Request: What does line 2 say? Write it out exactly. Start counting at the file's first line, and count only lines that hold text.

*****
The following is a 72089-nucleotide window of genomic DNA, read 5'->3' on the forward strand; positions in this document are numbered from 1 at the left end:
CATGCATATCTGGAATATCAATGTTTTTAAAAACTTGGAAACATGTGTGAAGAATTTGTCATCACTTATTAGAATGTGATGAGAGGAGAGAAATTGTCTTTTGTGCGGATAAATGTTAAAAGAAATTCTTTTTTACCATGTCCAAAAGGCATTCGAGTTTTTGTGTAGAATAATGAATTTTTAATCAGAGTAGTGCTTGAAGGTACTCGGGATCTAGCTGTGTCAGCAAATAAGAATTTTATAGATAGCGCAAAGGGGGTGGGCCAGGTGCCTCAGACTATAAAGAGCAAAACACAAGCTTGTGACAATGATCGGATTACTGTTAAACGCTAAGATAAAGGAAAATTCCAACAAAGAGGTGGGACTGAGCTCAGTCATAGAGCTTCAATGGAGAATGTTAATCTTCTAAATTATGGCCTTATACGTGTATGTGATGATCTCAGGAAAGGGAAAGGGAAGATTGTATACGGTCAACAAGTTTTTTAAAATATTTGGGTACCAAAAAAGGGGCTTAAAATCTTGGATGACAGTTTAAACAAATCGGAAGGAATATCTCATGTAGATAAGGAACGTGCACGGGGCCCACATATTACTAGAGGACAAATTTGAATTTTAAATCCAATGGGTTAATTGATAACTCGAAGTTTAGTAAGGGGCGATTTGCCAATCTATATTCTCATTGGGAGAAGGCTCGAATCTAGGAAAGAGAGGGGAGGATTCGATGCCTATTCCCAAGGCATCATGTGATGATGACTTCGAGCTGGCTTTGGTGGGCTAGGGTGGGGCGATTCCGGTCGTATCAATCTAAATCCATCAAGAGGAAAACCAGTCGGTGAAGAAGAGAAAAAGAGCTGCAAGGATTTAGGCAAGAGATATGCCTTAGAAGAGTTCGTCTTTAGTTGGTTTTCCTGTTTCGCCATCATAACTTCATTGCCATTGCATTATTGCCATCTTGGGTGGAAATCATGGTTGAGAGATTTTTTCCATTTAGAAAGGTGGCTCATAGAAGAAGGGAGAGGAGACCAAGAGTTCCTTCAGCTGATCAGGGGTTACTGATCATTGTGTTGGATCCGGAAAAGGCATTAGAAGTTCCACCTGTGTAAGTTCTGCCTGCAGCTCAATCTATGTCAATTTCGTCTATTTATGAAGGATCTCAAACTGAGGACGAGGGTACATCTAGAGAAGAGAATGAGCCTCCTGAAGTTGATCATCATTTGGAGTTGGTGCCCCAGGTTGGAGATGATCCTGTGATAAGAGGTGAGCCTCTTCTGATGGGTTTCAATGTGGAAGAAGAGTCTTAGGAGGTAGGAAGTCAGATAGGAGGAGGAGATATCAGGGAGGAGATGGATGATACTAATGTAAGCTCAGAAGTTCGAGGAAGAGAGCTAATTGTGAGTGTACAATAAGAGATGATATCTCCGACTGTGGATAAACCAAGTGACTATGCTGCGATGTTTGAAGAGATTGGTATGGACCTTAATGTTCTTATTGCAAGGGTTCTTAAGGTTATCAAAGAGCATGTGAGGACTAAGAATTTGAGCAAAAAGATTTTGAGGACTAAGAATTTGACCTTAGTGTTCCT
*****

CATGCATATCTGGAATATCAATGTTTTTAAAAACTTGGAAACATGTGTGAAGAATTTGTCATCACTTATTAGAATGTGATGAGAGGAGAGAAATTGTCTTTTGTGCGGATAAATGTTAAAAGAAATTCTTTTTTACCATGTCCAAAAGGCATTCGAGTTTTTGTGTAGAATAATGAATTTTTAATCAGAGTAGTGCTTGAAGGTACTCGGGATCTAGCTGTGTCAGCAAATAAGAATTTTATAGATAGCGCAAAGGGGGTGGGCCAGGTGCCTCAGACTATAAAGAGCAAAACACAAGCTTGTGACAATGATCGGATTACTGTTAAACGCTAAGATAAAGGAAAATTCCAACAAAGAGGTGGGACTGAGCTCAGTCATAGAGCTTCAATGGAGAATGTTAATCTTCTAAATTATGGCCTTATACGTGTATGTGATGATCTCAGGAAAGGGAAAGGGAAGATTGTATACGGTCAACAAGTTTTTTAAAATATTTGGGTACCAAAAAAGGGGCTTAAAATCTTGGATGACAGTTTAAACAAATCGGAAGGAATATCTCATGTAGATAAGGAACGTGCACGGGGCCCACATATTACTAGAGGACAAATTTGAATTTTAAATCCAATGGGTTAATTGATAACTCGAAGTTTAGTAAGGGGCGATTTGCCAATCTATATTCTCATTGGGAGAAGGCTCGAATCTAGGAAAGAGAGGGGAGGATTCGATGCCTATTCCCAAGGCATCATGTGATGATGACTTCGAGCTGGCTTTGGTGGGCTAGGGTGGGGCGATTCCGGTCGTATCAATCTAAATCCATCAAGAGGAAAACCAGTCGGTGAAGAAGAGAAAAAGAGCTGCAAGGATTTAGGCAAGAGATATGCCTTAGAAGAGTTCGTCTTTAGTTGGTTTTCCTGTTTCGCCATCATAACTTCATTGCCATTGCATTATTGCCATCTTGGGTGGAAATCATGGTTGAGAGATTTTTTCCATTTAGAAAGGTGGCTCATAGAAGAAGGGAGAGGAGACCAAGAGTTCCTTCAGCTGATCAGGGGTTACTGATCATTGTGTTGGATCCGGAAAAGGCATTAGAAGTTCCACCTGTGTAAGTTCTGCCTGCAGCTCAATCTATGTCAATTTCGTCTATTTATGAAGGATCTCAAACTGAGGACGAGGGTACATCTAGAGAAGAGAATGAGCCTCCTGAAGTTGATCATCATTTGGAGTTGGTGCCCCAGGTTGGAGATGATCCTGTGATAAGAGGTGAGCCTCTTCTGATGGGTTTCAATGTGGAAGAAGAGTCTTAGGAGGTAGGAAGTCAGATAGGAGGAGGAGATATCAGGGAGGAGATGGATGATACTAATGTAAGCTCAGAAGTTCGAGGAAGAGAGCTAATTGTGAGTGTACAATAAGAGATGATATCTCCGACTGTGGATAAACCAAGTGACTATGCTGCGATGTTTGAAGAGATTGGTATGGACCTTAATGTTCTTATTGCAAGGGTTCTTAAGGTTATCAAAGAGCATGTGAGGACTAAGAATTTGAGCAAAAAGATTTTGAGGACTAAGAATTTGACCTTAGTGTTCCT